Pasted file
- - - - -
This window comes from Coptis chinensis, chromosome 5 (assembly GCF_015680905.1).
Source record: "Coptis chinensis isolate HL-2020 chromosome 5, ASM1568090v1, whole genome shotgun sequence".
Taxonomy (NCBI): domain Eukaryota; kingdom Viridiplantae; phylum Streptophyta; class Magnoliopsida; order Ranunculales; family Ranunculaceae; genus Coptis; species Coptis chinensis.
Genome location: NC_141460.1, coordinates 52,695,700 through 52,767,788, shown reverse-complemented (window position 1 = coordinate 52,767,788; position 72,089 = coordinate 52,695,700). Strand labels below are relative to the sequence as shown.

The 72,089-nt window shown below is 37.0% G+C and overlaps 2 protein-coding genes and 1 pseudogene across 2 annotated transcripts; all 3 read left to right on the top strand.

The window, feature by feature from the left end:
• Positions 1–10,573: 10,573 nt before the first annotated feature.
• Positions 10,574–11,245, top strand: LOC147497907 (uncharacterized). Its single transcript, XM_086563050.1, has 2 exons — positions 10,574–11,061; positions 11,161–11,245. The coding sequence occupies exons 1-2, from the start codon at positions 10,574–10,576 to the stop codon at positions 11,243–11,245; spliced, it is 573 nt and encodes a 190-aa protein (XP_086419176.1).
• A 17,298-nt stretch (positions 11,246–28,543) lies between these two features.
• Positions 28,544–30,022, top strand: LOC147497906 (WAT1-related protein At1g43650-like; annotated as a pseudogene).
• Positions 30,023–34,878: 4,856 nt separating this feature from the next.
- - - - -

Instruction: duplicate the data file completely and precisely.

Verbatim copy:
This window comes from Coptis chinensis, chromosome 5 (assembly GCF_015680905.1).
Source record: "Coptis chinensis isolate HL-2020 chromosome 5, ASM1568090v1, whole genome shotgun sequence".
Taxonomy (NCBI): domain Eukaryota; kingdom Viridiplantae; phylum Streptophyta; class Magnoliopsida; order Ranunculales; family Ranunculaceae; genus Coptis; species Coptis chinensis.
Genome location: NC_141460.1, coordinates 52,695,700 through 52,767,788, shown reverse-complemented (window position 1 = coordinate 52,767,788; position 72,089 = coordinate 52,695,700). Strand labels below are relative to the sequence as shown.

The 72,089-nt window shown below is 37.0% G+C and overlaps 2 protein-coding genes and 1 pseudogene across 2 annotated transcripts; all 3 read left to right on the top strand.

The window, feature by feature from the left end:
• Positions 1–10,573: 10,573 nt before the first annotated feature.
• Positions 10,574–11,245, top strand: LOC147497907 (uncharacterized). Its single transcript, XM_086563050.1, has 2 exons — positions 10,574–11,061; positions 11,161–11,245. The coding sequence occupies exons 1-2, from the start codon at positions 10,574–10,576 to the stop codon at positions 11,243–11,245; spliced, it is 573 nt and encodes a 190-aa protein (XP_086419176.1).
• A 17,298-nt stretch (positions 11,246–28,543) lies between these two features.
• Positions 28,544–30,022, top strand: LOC147497906 (WAT1-related protein At1g43650-like; annotated as a pseudogene).
• Positions 30,023–34,878: 4,856 nt separating this feature from the next.